Journal of Geophysical Research
American Geophysical Union
A collaborative radar and imaging study of gravity waves over the Hawaiian Islands was performed during October 1993 as part of the Airborne Lidar and Observations of Hawaiian Airglow 1993/Coupling and Dynamics of Regions Equatorial (ALOHA-93/CADRE) campaign to investigate the propagation characteristics of short-period (<1 hour) waves at nightglow altitudes. The horizontal wavelengths and apparent phase speeds of quasi-monochromatic wave events were measured in four separate nightglow emissions using data obtained by a high-resolution CCD imager. This information was correlated with simultaneous MF radar wind measurements over the same height interval (∼80–100 km) to infer intrinsic wave parameters in each case. Correlating the two data sets allowed the determination of the local vertical wavenumber for each event, in particular whether it be real (indicative of freely propagating waves) or imaginary (indicative of ducted or evanescent waves). The results of this study indicate a preponderance of ducted or evanescent waves at 80–100 km during the time of the observations, with up to ∼75% of the events recorded exhibiting ducted or evanescent behavior. Also noted was a tendency for ducted behavior to be more prevalent among waves with shorter horizontal wavelengths, in agreement with Doppler ducting theory. These results suggest that ducted waves are relatively common in the upper mesosphere and lower thermosphere region, at least over the mid-Pacific Ocean. As small-scale waves which are ducted have the potential to travel much longer horizontal distances than freely propagating waves, the frequency of their occurrence should be taken into account in efforts to quantify gravity wave effects at these altitudes.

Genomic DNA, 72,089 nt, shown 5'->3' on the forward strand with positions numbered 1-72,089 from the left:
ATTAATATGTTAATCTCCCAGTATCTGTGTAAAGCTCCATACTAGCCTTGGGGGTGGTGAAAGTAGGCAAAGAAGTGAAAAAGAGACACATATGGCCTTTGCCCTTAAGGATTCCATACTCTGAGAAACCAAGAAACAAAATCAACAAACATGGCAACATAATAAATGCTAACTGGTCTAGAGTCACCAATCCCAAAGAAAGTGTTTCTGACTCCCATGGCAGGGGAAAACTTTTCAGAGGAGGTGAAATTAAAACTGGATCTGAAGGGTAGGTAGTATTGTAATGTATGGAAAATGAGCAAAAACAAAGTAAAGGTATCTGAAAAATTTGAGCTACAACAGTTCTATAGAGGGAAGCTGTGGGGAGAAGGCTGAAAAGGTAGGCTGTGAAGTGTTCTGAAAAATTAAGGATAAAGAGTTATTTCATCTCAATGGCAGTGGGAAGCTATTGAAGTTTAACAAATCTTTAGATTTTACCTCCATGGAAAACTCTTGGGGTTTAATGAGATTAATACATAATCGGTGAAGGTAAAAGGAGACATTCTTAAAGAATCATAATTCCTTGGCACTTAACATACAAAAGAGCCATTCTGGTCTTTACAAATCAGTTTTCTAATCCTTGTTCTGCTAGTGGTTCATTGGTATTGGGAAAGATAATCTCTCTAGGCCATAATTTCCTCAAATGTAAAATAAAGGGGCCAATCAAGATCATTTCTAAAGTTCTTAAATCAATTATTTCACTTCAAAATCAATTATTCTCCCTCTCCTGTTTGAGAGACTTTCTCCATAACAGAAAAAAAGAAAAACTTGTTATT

Isler, J.R., M.J. Taylor and D.C. Fritts, Observational evidence of wave ducting in the mesosphere, J. Geophys. Res., 102, 26301, 1997.